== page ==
Printing from Delphi

There are two ways to printer, text and graphics. Now, the grapics is the most common, and will be described in the next text. It consists from creating a virtual graphics page, its generating and finally, printing.

The first step is to add the Printers unit to the uses declaration, for example on the end of the list:

  Windows, Messages, SysUtils, Classes, Graphics,
  Controls, Forms, Dialogs, StdCtrls, Printers;

The same for the text mode. This unit contains the printer object.

The second step is (in most cases) to select a printer (not necessary, we can use the default one). The prepared solution is to add a Print Dialog (the Dialogs ribbon, PrintDialog ), which "execute" method should be called:

  if printdialog1.execute then ;

If the user select printer and press OK, we will get true and we can continue with the next step. Because we use a procedure to do this, we can negate (reverse) the condition, and in the other case, just leave the procedure - using the "exit" command:

 if not printdialog1.execute then exit;

On the Dialogs ribbon, there are the PrinterSetupDialog. We don't need it, setup can be called by a button on the printer select dialog.

Note: The Printers unit can be used only once in the all project. The result is, that we don't need to save the result or copy it.

Step three: create a virtual page. This is done by the Printer.BeginDoc procedure (no parameters, no result).

Then, we can draw to the virtual printer canvas. It is described in the next text.

The last action is to send this virtual page to printer, after its' creation is completed. This is done by calling the Printer.EndDoc procedure (again, no parameters). Instead of this, you can call Printer.Abort, to destroy prepared virtual page (no print).

Important: Both of the dialogs can be called only before Printer.BeginDoc, you cannot change printer properties during printing.


Virtual page assembly

The printer canvas works just like an another canvas. Resolution and number of colors depends on the used (selected) printer. It can be checked after Printer.BeginDoc calling - the next example try to open virtual page and write the resolution to two prepared labels:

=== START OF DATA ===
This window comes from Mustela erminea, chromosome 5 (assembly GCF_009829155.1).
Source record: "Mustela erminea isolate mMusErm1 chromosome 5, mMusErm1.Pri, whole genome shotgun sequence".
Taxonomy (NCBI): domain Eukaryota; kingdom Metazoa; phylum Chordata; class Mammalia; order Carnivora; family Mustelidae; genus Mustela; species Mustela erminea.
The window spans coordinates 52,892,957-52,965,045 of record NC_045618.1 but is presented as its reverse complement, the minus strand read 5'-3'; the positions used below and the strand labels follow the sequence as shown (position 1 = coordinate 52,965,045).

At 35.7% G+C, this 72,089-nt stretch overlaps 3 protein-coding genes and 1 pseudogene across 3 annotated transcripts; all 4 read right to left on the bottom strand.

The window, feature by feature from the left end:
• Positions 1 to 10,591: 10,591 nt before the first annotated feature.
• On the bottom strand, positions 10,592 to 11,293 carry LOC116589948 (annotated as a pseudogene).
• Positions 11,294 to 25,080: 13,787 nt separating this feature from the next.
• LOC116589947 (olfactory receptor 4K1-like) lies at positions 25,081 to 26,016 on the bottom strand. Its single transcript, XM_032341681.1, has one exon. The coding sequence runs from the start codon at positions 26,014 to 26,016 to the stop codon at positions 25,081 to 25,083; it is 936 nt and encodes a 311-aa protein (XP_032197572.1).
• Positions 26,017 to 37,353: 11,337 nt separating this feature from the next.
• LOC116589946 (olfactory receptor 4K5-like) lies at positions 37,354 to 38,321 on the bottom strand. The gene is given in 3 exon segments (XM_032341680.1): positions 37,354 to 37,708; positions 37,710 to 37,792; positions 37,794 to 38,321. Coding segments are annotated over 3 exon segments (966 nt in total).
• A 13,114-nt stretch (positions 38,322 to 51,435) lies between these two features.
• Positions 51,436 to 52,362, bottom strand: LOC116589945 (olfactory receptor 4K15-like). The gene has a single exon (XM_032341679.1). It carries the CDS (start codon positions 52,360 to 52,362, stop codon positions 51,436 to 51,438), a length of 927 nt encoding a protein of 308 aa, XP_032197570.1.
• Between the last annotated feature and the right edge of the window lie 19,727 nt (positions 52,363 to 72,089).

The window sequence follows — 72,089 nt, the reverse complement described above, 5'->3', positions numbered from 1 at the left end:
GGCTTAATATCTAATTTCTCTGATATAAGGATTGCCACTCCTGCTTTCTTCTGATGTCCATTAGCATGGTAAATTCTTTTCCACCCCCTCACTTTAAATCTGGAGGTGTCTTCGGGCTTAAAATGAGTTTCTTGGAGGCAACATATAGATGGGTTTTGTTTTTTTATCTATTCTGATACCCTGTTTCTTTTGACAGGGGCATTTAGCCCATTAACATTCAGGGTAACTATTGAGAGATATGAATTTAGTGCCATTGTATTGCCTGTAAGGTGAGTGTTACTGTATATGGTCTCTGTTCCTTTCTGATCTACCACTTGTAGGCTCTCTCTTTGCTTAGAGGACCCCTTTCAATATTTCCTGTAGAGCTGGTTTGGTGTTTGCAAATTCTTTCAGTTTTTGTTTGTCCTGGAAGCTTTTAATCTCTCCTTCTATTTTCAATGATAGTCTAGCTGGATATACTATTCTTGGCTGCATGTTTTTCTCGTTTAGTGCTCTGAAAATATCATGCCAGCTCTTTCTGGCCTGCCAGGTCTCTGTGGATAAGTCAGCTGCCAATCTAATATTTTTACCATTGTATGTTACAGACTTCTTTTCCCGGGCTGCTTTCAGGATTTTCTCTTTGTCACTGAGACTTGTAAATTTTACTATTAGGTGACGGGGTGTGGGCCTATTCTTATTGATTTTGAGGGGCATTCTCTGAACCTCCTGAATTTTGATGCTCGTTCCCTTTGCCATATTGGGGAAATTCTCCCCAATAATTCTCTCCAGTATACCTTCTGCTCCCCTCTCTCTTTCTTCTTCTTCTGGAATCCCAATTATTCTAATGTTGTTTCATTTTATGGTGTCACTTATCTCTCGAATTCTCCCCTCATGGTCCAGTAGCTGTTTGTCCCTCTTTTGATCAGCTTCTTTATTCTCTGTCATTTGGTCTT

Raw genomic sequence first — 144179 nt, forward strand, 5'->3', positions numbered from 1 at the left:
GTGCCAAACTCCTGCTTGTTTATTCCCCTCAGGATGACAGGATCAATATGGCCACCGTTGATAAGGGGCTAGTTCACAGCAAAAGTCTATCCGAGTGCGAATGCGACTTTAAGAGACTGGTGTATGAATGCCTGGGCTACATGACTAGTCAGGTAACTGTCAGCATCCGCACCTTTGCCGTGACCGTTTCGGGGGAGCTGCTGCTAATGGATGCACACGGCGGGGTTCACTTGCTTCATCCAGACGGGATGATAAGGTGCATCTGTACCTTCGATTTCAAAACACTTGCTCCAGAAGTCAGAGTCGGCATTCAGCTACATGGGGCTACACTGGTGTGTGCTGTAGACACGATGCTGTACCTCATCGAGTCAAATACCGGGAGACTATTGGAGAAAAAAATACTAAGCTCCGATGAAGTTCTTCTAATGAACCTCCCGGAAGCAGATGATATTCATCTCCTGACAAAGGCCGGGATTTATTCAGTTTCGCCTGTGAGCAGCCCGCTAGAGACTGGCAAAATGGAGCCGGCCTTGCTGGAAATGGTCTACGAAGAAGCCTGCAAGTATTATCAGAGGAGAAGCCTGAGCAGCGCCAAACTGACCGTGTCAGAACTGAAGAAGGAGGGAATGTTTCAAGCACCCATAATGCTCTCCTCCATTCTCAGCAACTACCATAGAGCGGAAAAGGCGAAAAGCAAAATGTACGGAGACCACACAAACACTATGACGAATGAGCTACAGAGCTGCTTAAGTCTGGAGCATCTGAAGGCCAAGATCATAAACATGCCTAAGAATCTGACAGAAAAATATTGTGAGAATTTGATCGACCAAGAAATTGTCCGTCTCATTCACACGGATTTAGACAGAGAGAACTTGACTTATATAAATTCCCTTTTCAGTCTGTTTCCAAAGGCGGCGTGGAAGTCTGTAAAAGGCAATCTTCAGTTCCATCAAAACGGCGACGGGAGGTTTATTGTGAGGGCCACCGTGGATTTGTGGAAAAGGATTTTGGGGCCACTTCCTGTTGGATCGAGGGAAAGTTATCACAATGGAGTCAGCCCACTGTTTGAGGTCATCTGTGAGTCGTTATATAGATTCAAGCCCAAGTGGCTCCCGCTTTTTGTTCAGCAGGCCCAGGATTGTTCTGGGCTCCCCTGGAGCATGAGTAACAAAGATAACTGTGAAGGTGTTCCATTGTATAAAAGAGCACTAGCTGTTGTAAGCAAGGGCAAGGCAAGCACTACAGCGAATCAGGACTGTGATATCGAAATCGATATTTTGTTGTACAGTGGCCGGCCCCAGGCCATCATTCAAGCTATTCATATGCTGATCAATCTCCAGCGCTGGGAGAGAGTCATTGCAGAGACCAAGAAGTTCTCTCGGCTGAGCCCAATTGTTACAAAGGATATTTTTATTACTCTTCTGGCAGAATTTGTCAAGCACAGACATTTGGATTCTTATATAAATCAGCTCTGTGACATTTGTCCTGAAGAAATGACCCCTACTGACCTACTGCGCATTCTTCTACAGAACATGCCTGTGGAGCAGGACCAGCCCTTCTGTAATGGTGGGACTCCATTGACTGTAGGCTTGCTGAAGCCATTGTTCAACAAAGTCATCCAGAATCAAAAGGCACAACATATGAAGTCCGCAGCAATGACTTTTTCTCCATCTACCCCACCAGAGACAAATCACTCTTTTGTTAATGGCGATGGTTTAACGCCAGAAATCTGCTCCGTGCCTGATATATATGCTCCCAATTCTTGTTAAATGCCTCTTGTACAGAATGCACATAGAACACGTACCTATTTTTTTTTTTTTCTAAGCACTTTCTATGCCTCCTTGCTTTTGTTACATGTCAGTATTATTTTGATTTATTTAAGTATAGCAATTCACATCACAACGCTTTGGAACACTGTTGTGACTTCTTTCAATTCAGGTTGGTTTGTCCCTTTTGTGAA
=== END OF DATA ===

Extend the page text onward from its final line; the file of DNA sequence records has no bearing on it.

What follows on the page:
if PrintDialog1.Execute then begin
    Label1.Caption := IntToStr(Printer.PageWidth);
    Label2.Caption := IntToStr(Printer.PageHeight);

Because there are nothing to print, we have to use Abort procedure to finish this. Try similar procedure and after execute, select different printer, or resolution (paper size, page orientation).

The "With" compiler directive

In many cases, we access more components of an object, in the next example for drawing a red rectangle:


To make the program clear to read, it is usefull not to write Printer.Canvas. again and again (for more complex program, even something like unit4.Form4.Printer.Canvas. ), we can use the with directive, in combination with the begin - end program brackets:

with <part of object or record name> do begin <some commands> end;

The previous example can be rewritten as either:

  with Printer do begin


  with Printer.Canvas do begin

... or the with directive can be nested.

The task: rewrite program from the previous week to print the final graph.

Note: the "pixels" property for the printer canvas is declared as write-only, but works - you can try to change few dots:

for i:=1 to 1000 do pixels[150,i]:=clBlack;

If you change only one dot on a modern printer, the change will be almost invisible.

The decision, that the pixels property will be unreadable, make the "print preview" function more complicated. The reason was probably the size of printer canvas - for example, A4 is about 8 x 12 inch size and with 600 dpi, this is more then 34 milion pixels; in the packed form (printer is black and white, one bit per pixel), only little more then 4MB memory is needed.